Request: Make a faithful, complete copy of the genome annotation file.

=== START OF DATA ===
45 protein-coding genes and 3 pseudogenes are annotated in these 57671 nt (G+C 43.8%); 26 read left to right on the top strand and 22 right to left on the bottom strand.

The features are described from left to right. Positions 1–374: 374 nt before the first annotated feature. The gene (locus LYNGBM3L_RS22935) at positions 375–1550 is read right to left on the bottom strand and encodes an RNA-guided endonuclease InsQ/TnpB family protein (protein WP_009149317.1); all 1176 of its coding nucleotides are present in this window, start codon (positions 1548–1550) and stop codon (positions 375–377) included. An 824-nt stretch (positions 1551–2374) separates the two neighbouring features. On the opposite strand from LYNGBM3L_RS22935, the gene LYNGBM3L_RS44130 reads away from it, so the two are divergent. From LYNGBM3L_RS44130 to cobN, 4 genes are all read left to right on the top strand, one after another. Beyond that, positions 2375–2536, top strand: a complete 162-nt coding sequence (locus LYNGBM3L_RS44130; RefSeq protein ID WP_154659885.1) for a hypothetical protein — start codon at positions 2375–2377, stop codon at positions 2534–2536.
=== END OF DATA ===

45 protein-coding genes and 3 pseudogenes are annotated in these 57671 nt (G+C 43.8%); 26 read left to right on the top strand and 22 right to left on the bottom strand.

The features are described from left to right. Positions 1–374: 374 nt before the first annotated feature. The gene (locus LYNGBM3L_RS22935) at positions 375–1550 is read right to left on the bottom strand and encodes an RNA-guided endonuclease InsQ/TnpB family protein (protein WP_009149317.1); all 1176 of its coding nucleotides are present in this window, start codon (positions 1548–1550) and stop codon (positions 375–377) included. An 824-nt stretch (positions 1551–2374) separates the two neighbouring features. On the opposite strand from LYNGBM3L_RS22935, the gene LYNGBM3L_RS44130 reads away from it, so the two are divergent. From LYNGBM3L_RS44130 to cobN, 4 genes are all read left to right on the top strand, one after another. Beyond that, positions 2375–2536, top strand: a complete 162-nt coding sequence (locus LYNGBM3L_RS44130; RefSeq protein ID WP_154659885.1) for a hypothetical protein — start codon at positions 2375–2377, stop codon at positions 2534–2536.